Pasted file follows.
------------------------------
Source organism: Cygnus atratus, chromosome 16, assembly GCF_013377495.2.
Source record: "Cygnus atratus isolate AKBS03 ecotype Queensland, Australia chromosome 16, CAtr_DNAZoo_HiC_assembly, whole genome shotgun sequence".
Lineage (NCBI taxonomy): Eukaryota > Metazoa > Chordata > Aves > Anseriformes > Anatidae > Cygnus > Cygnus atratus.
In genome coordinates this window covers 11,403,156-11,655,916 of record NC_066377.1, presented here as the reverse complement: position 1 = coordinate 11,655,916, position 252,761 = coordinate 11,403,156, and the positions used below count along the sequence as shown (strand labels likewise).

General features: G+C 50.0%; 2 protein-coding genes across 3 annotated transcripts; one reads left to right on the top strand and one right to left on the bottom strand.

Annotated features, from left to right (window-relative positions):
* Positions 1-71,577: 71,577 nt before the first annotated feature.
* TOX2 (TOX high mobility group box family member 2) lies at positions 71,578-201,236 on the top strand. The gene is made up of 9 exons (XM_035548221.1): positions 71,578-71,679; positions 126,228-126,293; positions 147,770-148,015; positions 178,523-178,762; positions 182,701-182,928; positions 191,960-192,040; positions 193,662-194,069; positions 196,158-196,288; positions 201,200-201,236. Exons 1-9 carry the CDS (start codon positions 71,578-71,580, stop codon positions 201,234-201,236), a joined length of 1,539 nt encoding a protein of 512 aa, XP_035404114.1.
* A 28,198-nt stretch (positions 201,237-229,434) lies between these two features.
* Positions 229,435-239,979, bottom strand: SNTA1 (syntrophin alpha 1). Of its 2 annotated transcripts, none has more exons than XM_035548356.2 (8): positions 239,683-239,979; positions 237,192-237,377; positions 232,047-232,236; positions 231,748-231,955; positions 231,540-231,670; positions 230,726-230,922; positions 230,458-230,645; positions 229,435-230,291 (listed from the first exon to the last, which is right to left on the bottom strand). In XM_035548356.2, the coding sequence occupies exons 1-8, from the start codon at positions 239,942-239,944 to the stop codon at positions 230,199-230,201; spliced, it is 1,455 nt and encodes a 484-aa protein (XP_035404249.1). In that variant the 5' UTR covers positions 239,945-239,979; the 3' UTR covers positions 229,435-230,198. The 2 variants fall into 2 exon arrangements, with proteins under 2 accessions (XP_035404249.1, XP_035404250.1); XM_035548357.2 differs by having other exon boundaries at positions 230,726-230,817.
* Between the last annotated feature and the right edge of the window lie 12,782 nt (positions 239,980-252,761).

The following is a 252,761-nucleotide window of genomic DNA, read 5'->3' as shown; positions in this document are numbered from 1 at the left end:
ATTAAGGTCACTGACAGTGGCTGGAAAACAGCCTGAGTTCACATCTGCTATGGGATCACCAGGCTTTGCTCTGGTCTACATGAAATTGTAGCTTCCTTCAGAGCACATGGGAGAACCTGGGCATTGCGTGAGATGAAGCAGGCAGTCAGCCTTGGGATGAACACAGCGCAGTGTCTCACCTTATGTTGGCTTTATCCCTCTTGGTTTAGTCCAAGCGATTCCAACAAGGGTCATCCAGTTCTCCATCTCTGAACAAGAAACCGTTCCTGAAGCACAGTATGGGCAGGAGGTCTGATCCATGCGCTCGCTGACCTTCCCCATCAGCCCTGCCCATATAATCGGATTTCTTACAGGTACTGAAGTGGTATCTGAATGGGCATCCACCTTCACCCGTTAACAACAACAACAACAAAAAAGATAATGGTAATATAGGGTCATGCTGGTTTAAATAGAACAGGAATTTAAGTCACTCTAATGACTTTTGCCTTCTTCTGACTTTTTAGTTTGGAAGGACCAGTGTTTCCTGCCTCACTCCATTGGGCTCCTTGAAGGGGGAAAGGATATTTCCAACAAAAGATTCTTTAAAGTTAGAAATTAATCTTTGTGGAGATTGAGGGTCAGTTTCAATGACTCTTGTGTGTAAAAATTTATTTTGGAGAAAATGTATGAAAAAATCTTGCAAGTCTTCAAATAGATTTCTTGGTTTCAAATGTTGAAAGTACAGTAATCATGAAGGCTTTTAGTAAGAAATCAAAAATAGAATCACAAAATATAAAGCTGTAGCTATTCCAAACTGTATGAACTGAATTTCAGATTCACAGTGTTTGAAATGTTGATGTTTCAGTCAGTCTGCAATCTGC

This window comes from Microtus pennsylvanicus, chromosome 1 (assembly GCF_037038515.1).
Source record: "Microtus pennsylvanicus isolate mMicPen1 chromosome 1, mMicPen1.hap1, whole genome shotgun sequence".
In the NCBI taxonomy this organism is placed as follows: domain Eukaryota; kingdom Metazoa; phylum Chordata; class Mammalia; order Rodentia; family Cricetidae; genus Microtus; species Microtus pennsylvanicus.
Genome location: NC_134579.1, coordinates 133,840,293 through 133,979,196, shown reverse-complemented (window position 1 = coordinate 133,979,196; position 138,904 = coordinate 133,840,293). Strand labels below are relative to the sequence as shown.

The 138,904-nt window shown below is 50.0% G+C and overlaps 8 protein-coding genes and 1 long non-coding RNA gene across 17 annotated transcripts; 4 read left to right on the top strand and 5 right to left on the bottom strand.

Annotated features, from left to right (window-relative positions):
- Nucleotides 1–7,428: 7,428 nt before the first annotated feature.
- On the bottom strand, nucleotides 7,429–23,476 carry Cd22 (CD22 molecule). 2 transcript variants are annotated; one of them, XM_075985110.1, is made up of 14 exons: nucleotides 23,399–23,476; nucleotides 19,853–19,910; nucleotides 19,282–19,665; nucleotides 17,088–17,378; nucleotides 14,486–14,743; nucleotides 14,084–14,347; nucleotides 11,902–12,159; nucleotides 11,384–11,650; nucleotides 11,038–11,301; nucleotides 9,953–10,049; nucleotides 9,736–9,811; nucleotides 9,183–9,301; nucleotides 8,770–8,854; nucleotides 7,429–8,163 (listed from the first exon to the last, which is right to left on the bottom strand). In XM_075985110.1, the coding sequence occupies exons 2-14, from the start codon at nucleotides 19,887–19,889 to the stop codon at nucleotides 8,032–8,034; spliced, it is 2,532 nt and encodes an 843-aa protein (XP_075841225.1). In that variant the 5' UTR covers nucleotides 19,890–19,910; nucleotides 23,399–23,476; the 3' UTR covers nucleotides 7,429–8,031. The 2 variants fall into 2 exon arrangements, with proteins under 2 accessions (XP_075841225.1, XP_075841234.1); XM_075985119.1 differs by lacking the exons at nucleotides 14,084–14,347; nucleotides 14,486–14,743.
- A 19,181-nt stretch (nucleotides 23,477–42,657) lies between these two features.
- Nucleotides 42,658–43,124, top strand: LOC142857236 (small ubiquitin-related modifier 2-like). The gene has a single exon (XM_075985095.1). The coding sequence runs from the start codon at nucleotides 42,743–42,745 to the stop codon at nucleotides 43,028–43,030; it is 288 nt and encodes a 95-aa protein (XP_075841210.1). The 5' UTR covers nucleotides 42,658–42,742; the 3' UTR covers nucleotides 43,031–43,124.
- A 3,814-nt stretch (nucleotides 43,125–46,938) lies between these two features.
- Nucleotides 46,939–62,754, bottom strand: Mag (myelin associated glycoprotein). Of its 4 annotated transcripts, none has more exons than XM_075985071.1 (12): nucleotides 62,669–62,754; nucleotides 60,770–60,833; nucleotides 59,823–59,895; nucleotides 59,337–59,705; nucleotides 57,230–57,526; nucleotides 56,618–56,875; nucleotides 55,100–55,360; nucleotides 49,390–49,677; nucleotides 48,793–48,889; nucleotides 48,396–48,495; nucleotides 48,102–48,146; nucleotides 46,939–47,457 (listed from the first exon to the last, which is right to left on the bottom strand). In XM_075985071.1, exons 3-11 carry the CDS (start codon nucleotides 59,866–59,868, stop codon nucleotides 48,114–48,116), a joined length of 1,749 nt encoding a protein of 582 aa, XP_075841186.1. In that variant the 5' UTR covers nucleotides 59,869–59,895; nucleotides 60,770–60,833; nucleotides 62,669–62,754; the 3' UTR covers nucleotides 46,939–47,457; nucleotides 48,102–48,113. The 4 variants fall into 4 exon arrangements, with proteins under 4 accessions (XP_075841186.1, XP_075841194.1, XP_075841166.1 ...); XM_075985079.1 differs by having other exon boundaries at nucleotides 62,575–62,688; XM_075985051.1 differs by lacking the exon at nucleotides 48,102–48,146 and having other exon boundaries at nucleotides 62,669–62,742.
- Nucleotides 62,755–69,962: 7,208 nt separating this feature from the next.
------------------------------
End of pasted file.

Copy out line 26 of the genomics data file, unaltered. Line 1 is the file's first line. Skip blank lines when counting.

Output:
- Nucleotides 62,755–69,962: 7,208 nt separating this feature from the next.